TRANSPORT experts have been urged use renewable resources in Scotland’s rural areas to prioritise decarbon-isation above everything else as “the world is on fire”.

The admonition came from chair of the charity Scottish Rural Action (SRA), Amanda Burgauer, who yesterday told delegates to a Glasgow conference that there was “no time to waste”.

Holding up the front page of an English tabloid, which pictured a young boy swimming in the sea in a 22C heatwave, she said: “Lovely, but that is actually 700 miles north of the Arctic Circle and at this time of year the temperature should be 8C, not 22.

“So gradual change is no longer an option … What we need now and for all the tomorrows to come is urgent, transformative, decarbonised innovation across our transport system, harnessing the phenomenal renewable energy resources of Scotland’s rural areas and making that energy available and accessible to rural people.”

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Burgauer was addressing a Scotland Policy Conference event considering the development of the country’s national transport strategy.

She said her greatest fear was that the race to decarbonise transport would be “urban-centric” and would cut off rural areas even more from opportunity and viability. But, she added, the solution was glaringly obvious: “Rural Scotland is the breadbasket of our nation’s renewable energy sources.

“Rural Scotland’s hills and waves are where we start powering our net-zero transport revolution. And the time to start was actually 30 years ago.

“Now the world is on fire, perhaps we can prioritise decarbonisation above everything else with this extraordinary renewable resource embedded in our rural communities.

“Scotland is uniquely placed to take a global lead on investment in net-zero rural transport initiatives, infrastructure and innovation. There’s no time to waste – let’s get it done now.”

Burgauer said rural Scotland comprised 98% of the country’s landmass and almost a fifth of its population, which became most energised talking about transport.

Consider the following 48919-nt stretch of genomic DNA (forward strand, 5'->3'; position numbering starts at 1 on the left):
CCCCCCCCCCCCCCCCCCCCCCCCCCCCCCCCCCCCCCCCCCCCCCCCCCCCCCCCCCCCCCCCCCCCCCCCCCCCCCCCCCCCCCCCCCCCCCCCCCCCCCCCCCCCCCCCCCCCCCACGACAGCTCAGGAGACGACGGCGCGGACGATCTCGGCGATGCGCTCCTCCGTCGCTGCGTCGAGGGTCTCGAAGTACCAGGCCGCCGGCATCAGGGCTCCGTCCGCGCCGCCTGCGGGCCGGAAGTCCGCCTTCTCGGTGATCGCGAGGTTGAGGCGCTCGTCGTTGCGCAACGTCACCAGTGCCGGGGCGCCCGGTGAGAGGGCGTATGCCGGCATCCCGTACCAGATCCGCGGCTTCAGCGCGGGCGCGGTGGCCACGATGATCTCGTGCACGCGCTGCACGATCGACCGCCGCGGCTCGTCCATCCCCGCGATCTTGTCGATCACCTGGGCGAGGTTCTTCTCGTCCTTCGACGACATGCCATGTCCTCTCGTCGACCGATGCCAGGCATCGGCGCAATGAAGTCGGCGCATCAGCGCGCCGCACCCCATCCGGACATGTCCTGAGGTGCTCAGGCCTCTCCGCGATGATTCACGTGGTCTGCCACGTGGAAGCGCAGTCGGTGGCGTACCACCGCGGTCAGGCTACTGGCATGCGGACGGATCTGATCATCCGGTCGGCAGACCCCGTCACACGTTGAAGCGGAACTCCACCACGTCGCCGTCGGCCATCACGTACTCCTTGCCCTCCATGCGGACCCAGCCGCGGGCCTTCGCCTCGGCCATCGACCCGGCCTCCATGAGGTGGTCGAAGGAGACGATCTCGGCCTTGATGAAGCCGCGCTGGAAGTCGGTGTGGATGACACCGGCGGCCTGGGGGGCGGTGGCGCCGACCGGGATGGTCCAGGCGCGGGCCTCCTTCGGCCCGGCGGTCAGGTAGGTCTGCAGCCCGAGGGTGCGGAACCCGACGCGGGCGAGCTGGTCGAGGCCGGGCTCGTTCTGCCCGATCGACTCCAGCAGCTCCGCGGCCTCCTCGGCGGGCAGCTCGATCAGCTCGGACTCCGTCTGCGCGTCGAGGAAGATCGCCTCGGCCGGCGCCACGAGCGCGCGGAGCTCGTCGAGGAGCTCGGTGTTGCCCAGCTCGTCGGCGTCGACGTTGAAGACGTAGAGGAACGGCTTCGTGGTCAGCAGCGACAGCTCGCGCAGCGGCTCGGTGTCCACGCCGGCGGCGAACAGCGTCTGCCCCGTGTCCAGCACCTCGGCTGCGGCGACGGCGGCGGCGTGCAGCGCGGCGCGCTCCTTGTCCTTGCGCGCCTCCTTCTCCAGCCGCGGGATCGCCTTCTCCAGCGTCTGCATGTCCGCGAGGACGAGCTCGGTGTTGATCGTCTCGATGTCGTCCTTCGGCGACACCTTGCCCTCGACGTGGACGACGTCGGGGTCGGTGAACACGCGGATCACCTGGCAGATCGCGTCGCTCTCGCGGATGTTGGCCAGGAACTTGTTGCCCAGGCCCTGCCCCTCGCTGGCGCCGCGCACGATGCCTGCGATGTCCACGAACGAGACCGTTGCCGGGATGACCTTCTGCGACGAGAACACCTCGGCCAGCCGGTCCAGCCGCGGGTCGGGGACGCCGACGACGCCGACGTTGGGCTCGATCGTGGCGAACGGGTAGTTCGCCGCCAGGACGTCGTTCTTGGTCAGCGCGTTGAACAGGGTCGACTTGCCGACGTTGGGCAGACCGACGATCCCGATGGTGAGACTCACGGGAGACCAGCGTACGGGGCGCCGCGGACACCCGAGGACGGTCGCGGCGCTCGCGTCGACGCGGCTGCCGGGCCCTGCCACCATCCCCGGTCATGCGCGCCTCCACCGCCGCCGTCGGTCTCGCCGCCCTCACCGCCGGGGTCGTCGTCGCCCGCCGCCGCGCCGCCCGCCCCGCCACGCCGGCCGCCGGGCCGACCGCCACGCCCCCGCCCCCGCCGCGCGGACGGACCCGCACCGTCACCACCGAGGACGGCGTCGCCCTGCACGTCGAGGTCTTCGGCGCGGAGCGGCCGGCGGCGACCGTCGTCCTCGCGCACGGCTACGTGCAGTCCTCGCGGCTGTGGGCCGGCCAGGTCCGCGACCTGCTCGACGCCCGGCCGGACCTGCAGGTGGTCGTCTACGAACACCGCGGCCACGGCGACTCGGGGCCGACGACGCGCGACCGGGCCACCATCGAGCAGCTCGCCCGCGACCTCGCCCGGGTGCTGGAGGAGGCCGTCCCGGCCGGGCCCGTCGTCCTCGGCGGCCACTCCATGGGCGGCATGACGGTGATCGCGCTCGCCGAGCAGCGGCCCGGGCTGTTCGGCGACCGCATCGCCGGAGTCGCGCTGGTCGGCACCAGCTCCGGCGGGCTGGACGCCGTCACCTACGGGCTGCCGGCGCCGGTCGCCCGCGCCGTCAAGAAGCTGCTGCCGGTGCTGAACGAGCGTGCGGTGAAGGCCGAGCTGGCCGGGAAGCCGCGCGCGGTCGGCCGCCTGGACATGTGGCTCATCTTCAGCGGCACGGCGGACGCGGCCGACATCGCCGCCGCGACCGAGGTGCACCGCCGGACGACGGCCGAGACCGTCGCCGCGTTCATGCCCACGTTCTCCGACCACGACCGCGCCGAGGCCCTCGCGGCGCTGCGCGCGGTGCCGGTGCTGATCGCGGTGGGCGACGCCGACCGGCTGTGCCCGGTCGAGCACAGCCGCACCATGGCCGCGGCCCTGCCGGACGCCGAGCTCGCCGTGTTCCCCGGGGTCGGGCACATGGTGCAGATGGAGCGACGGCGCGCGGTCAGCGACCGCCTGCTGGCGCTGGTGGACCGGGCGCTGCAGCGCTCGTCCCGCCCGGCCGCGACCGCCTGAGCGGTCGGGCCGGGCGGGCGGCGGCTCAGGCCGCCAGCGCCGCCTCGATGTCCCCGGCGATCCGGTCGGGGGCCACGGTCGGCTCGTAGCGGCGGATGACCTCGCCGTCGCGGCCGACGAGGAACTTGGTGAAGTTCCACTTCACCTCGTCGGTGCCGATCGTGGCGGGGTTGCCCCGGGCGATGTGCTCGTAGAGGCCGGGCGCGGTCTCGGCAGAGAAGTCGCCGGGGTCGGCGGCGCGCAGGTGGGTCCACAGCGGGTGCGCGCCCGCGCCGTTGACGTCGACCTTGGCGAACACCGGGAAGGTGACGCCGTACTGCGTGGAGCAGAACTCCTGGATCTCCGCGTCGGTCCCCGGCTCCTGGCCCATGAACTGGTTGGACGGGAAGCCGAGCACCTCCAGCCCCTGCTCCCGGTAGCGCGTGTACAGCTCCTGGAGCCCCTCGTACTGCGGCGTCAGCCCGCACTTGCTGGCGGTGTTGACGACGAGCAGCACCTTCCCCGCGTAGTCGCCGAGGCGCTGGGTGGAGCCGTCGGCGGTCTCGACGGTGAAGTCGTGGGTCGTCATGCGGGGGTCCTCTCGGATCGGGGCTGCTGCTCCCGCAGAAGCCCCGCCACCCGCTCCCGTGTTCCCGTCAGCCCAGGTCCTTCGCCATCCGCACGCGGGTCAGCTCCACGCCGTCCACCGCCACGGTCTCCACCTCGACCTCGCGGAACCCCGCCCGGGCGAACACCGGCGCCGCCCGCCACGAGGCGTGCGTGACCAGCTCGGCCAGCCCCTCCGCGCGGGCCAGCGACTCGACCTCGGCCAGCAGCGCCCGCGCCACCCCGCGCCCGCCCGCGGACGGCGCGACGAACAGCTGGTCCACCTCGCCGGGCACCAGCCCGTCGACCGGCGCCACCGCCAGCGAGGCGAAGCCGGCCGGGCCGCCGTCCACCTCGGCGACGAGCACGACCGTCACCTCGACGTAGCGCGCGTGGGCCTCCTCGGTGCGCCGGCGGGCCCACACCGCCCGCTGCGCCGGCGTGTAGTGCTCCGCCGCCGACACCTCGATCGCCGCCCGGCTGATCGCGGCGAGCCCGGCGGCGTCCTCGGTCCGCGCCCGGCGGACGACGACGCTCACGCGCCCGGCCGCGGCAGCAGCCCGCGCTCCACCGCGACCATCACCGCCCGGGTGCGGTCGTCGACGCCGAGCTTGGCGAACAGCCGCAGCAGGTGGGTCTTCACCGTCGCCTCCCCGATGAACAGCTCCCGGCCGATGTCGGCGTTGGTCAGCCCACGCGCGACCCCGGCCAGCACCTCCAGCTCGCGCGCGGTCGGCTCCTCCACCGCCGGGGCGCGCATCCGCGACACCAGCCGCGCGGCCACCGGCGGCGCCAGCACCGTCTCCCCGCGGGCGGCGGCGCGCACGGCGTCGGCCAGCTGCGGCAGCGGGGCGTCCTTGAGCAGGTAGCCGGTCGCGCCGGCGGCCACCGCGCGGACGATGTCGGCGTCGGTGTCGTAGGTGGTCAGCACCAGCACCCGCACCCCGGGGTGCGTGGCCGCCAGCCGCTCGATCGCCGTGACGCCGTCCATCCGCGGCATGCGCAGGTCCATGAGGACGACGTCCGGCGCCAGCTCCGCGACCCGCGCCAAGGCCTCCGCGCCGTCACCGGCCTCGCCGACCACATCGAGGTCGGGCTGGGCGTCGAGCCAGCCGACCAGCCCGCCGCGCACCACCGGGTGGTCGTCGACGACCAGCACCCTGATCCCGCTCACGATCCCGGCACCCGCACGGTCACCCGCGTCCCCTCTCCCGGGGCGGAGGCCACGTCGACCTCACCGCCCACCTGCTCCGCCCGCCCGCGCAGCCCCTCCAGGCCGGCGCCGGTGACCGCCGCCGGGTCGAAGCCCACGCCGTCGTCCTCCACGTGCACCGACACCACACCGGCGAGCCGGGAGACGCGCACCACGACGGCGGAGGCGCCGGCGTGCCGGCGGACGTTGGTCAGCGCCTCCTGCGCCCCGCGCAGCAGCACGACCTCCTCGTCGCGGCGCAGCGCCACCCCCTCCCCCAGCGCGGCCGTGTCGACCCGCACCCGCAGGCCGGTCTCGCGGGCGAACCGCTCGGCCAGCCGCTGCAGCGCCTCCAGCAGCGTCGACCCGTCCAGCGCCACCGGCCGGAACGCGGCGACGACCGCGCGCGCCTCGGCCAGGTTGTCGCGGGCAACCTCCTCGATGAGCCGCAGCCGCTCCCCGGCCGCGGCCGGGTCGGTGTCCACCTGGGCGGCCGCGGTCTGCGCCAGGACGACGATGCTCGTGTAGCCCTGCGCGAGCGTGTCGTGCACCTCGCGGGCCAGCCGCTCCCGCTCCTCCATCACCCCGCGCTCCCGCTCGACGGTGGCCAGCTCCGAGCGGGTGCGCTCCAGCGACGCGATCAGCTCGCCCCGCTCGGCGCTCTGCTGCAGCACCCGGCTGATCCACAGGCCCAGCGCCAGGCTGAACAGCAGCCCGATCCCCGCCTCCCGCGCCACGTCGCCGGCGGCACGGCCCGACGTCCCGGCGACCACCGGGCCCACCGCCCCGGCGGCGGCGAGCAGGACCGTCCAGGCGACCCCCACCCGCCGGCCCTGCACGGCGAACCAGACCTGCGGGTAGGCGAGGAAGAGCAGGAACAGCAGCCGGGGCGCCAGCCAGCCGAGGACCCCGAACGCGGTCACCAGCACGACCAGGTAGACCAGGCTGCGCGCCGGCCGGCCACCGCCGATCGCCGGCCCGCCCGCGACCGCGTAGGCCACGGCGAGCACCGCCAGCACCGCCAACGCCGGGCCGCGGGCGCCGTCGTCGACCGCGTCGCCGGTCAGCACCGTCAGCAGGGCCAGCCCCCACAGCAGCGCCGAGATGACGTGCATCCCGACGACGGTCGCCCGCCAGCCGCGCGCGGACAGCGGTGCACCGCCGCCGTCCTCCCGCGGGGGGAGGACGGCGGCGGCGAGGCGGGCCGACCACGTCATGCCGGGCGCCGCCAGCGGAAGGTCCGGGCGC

However, urban infrastructure had an effect on rural and a differentiation had to be made between “remote” and “accessible” rural areas.

“I live an hour from a town with just over 2000 people and 10 years ago that would have been classified as a remote rural town,” Burgauer said.

“But with improvements in road infrastructure and rising house prices in Edinburgh, that small rural town has now become a dormitory town because the people who live there work and shop elsewhere.

“When we start to measure productivity in the old way we are measuring the productivity of those people in the place where they work, which might be an hour away from where they live, where they are actually enjoying ... living in the countryside, cheaper housing ... but we’re not acknowledging their contribution when we look at the rural economy.”

Rural Scotland was facing some “incredible challenges” she said, some of which could be transformational, such as driverless vehicles for delivery and passenger transport.

She added that evidence suggested success brought with it some unintended consequences: “The North Coast 500 is a fantastic opportunity for tourism, bringing lots and lots of visitors to Scotland ... not if you live somewhere on that route and you need an ambulance to get to you, because it is single track and ... the tourists don’t understand what single-track roads are for, how they work and who should pull over and give way.

“The other one is the Borders railway, but one of the negative consequences is it has put incredible pressure on wages for local employers and has had a quite damaging retail effect because people can now jump on the train and go to Edinburgh to shop.”